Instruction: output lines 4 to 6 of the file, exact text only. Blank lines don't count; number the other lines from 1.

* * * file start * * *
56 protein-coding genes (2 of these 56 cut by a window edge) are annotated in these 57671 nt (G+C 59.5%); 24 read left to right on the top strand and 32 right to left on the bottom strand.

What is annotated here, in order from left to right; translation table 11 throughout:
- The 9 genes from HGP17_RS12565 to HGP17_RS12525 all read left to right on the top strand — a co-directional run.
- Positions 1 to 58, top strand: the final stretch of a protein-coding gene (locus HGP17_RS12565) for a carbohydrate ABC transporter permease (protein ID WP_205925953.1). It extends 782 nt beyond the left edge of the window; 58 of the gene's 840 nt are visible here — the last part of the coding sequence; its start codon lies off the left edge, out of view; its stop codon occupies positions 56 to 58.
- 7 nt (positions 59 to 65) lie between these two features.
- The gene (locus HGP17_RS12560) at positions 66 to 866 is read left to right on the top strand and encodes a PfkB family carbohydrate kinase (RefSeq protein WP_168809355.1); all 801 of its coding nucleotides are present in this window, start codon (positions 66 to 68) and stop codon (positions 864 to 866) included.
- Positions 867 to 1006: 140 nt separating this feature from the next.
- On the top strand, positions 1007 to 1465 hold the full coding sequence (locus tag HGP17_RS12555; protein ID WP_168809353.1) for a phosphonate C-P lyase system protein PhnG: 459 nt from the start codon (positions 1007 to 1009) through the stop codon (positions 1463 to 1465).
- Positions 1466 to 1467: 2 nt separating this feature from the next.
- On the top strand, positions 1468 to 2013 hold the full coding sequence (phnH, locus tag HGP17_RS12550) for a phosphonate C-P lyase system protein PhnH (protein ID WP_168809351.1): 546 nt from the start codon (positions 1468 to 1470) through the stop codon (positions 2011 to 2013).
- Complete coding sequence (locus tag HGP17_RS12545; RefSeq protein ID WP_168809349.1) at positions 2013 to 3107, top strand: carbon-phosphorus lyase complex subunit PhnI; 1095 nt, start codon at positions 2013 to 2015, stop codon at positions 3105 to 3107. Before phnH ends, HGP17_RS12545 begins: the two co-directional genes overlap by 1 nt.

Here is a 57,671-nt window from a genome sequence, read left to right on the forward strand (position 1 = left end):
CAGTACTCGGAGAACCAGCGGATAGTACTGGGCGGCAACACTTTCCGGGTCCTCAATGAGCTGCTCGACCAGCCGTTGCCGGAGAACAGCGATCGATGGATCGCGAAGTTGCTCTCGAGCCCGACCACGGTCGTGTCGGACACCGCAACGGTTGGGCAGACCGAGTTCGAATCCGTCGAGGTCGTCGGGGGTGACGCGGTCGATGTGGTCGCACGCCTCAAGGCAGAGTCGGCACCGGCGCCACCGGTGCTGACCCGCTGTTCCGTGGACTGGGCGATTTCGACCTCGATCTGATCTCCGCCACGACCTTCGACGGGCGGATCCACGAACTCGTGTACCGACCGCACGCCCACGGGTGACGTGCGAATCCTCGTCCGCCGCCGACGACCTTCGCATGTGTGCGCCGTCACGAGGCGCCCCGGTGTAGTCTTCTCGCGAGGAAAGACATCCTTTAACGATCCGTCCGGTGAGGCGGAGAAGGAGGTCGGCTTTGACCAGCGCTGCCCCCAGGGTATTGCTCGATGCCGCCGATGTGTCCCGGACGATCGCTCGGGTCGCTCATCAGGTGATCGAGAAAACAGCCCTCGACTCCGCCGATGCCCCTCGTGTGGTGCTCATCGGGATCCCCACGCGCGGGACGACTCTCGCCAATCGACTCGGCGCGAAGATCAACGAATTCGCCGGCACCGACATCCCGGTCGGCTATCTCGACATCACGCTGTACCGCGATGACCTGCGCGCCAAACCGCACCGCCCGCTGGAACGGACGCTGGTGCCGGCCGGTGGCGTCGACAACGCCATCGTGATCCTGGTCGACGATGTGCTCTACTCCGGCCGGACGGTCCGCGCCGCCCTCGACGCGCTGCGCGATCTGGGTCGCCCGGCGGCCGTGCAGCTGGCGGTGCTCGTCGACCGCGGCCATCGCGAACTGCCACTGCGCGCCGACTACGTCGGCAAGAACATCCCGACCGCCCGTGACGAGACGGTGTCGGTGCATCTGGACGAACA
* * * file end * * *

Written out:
- Positions 1 to 58, top strand: the final stretch of a protein-coding gene (locus HGP17_RS12565) for a carbohydrate ABC transporter permease (protein ID WP_205925953.1). It extends 782 nt beyond the left edge of the window; 58 of the gene's 840 nt are visible here — the last part of the coding sequence; its start codon lies off the left edge, out of view; its stop codon occupies positions 56 to 58.
- 7 nt (positions 59 to 65) lie between these two features.
- The gene (locus HGP17_RS12560) at positions 66 to 866 is read left to right on the top strand and encodes a PfkB family carbohydrate kinase (RefSeq protein WP_168809355.1); all 801 of its coding nucleotides are present in this window, start codon (positions 66 to 68) and stop codon (positions 864 to 866) included.